Berlin Mayor Michael Müller wants Germany to introduce what he terms a solidarity-based basic income. While some say his label isn't accurate, the plan throws critical light on the country's welfare program, Hartz IV.
Berlin Mayor Michael Müller this week called for Germany's welfare and unemployment program, commonly referred to as Hartz IV, to be scrapped in favor of a supposed new basic income model.
Müller's proposal, which he dubs "basic income based on solidarity," would see those out of work be offered municipal or social service jobs for a salary of around €1,500 ($1,850) per month before tax. Additional funds for child support would come on top of this. The program would be voluntary, and those who decline could continue to receive the far lower benefits offered by Hartz IV, currently set at €416 per month.
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"The state shows solidarity because it supports people and gives them work that they need," Müller told the Berliner Morgenpost. "And conversely, they contribute their labor to areas that benefit our community."
As straightforward as the label for his plan sounds, it quickly becomes apparent that Müller is appealing for something altogether different than basic income as it is traditionally defined, namely as an unconditional cash payment without a means test or work requirement.
However, Müller's appeal opens up some valid questions about Germany's welfare system and reflects the tangible desire shared by many in his Social Democratic Party (SPD) to do away with the Hartz IV program, which the party introduced some 15 years when it held the reins of the federal government.
Why label it basic income?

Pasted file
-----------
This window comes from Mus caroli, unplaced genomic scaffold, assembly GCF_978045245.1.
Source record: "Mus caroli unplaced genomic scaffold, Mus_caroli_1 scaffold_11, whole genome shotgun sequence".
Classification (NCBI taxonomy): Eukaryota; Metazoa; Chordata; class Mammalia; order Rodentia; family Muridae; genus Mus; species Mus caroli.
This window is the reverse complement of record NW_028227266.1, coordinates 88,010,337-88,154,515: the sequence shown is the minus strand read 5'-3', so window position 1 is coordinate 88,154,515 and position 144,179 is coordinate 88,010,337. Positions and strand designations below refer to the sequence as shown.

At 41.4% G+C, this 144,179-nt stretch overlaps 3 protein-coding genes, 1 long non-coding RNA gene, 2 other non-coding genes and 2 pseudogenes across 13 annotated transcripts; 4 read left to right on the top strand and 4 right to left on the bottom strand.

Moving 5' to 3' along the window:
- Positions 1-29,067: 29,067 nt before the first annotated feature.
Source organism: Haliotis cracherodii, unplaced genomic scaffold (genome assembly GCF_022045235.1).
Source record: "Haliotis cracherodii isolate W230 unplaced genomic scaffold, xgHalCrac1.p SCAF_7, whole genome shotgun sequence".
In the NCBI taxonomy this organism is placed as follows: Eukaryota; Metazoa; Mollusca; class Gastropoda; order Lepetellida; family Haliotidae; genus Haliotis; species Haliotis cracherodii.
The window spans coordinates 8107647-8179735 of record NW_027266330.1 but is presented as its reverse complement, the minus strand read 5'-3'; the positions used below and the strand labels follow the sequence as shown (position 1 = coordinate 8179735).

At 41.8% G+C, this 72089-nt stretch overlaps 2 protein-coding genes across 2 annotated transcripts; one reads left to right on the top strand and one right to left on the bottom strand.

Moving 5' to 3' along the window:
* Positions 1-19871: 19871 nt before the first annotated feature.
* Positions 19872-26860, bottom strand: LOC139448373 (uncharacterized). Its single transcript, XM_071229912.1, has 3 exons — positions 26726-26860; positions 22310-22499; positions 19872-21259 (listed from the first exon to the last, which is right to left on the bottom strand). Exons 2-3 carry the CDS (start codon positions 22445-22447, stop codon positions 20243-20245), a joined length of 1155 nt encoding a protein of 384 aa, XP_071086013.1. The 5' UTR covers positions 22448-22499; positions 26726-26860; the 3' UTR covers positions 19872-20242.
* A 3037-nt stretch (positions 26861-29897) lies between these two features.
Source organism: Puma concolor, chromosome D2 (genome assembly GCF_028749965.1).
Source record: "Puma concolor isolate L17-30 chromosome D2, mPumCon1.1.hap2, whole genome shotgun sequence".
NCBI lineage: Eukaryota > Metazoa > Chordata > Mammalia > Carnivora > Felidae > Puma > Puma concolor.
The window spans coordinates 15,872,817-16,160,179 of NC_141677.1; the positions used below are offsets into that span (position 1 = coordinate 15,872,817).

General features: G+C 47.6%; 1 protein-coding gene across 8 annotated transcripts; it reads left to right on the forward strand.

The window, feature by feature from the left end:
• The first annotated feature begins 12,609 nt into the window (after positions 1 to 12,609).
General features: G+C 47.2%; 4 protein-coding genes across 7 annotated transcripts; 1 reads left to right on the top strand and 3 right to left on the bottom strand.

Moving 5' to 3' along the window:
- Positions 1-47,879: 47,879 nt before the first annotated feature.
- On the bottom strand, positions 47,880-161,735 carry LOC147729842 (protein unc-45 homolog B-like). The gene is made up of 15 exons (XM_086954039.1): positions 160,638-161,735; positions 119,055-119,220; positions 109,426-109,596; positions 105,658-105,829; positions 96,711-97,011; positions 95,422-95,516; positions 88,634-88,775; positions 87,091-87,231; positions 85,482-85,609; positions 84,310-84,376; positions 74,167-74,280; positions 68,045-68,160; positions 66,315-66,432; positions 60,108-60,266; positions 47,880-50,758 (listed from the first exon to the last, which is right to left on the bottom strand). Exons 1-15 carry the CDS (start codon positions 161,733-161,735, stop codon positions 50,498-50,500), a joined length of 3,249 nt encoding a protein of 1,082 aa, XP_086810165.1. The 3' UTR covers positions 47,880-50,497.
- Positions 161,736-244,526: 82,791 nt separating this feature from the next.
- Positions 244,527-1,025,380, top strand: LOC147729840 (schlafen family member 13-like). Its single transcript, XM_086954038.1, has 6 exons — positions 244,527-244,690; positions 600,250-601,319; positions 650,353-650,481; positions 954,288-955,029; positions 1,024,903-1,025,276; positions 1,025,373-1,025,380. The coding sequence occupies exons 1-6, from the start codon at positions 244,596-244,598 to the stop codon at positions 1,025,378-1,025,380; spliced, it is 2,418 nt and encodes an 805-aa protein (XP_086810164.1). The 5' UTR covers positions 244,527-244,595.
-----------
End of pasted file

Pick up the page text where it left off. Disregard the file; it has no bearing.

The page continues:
The debate has raged as to why Müller chose to describe his proposal as a basic income program, with some accusing the Berlin mayor of being intentionally misleading.
Cologne-based poverty researcher Christoph Butterwegge told DW the program shouldn't even be described as solidarity because of all the conditions seemingly attached to it.
"He's not going to win support for this idea because it quickly becomes clear that it's misleading," Butterwegge said. "Müller is using the resonance surrounding the idea of a universal basic income, which has widely been advocated as a solution to the increasing digitalization and automatization of the workplace, and stuck this label on top something that's completely different."
Remarketing an old idea
Others criticize the Berlin mayor for trying to present his proposal as something innovative when, in fact, the general concept of dedicating welfare funds towards creating municipal or social service jobs has been around for years.
Ronald Blaschke, a spokesman for the organization Basic Income Network, said the Berlin mayor was trying to "remarket old wine in new bottles" in a German-language post on the group's website.
As Blaschke points out, even the SPD itself launched initiatives that provided subsidized public work ("öffentlich geförderte Beschäftigung") to the long-term unemployed between 2002 and 2011, the years when the party ran the Berlin state government jointly with the Left Party. "It is curious because Müller was a member of the Berlin House of Representatives when this was going on, so I get the impression he doesn't really know what he's talking about," Blaschke told DW.